Who Wrote The Dead Sea Scrolls…. Skeletons May Identify Authors

Who wrote the Dead Sea Scrolls? That question may be one step … or one skeleton … closer to being answered after archaeologists announced last week that skeletons found in the cemetery of Qumran – the city where the caves containing the scrolls are located – date to the time they would have been written. Moreover, a unique characteristic of the cemetery not seen before may identity the writers.

The Times of Israel reports that Israel Antiquities Authority anthropologist Yossi Nagar and archaeologists Hanania Hizmi and Yevgeny Aharonovich revealed their findings at the annual American Schools of Oriental Research meeting held in Boston. Hizmi and Aharonovich found 33 skeletons in Qumran in 2016. Nagar analyzed them and determined that 30 were males between the ages of 20 and 50 while the sex of the other three could not be determined. Radiocarbon dating of one skeleton put them living in between 150 BCE and 70 CE – the time most scholars agree that the scrolls were written.

The fact that they were almost all male fits in with one theory that the scrolls were stored and possibly written by the Essenes, a Second Temple Judaism sect mentioned in the writings of Pliny the Elder, Josephus and other early historians. Those scholars indicated that the Essenes were celibate men. Were the scrolls written by this communal group that practiced celibacy, asceticism (abstinence from all sex), poverty and daily immersion — a bath that provided ritual purity? (It certainly sounds like they had plenty of time on their hands).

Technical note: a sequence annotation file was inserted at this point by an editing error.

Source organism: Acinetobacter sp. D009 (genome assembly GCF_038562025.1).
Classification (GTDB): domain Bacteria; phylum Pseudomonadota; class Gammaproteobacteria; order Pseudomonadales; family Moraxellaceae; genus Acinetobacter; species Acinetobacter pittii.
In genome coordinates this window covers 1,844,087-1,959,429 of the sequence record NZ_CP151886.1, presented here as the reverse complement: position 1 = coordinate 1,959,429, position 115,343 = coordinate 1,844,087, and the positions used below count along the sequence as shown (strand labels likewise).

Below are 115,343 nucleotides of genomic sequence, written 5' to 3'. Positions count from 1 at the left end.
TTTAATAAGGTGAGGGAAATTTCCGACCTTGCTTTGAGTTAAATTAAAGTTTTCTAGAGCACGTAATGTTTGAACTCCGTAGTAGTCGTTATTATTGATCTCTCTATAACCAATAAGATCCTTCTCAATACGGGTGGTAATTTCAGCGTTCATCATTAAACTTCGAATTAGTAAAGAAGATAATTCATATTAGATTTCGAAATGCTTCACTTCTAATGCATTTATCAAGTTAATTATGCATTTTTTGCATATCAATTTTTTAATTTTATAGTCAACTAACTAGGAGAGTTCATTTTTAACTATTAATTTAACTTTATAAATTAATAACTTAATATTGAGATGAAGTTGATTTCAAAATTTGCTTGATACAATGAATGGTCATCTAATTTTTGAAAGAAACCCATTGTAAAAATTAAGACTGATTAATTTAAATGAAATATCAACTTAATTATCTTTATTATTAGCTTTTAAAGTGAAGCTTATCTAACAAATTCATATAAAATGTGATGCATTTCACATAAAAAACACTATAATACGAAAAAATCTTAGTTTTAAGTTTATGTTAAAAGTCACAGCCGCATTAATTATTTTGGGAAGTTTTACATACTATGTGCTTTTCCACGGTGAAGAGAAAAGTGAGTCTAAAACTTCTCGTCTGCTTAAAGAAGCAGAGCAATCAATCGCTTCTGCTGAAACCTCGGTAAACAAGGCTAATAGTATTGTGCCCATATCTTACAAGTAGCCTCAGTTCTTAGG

Not so fast, say other scholars who point to a previous finding of Qumran graves that were determined to contain a number of female remains. To avoid starting a 2,200-year-old scandal, Science News reports that Nagar examined these 53 Qumran skeletons now being store in France and determined that six of the seven identified as women were actually men. There were also a few children. Nagar believes this is sufficient proof.

“I don’t know if these were the people who produced the Qumran region’s Dead Sea Scrolls, but the high concentration of adult males of various ages buried at Qumran is similar to what has been found at cemeteries connected to Byzantine monasteries.”

What would it mean if the Dead Sea Scrolls and the biblical texts they spawned are eventually proven to have been written by the Essenes? Josephus describes their lifestyle:

“There is among them a disdain for marriage, adopting the children of outsiders while they are still malleable enough for the lessons they regard them as family and instill in them their principles of character. [They] protect themselves from the wanton ways of women, having been persuaded that none of them preserves her faithfulness to one man.”

Perhaps, for the sake of today’s and future women, the archaeologists should keep digging.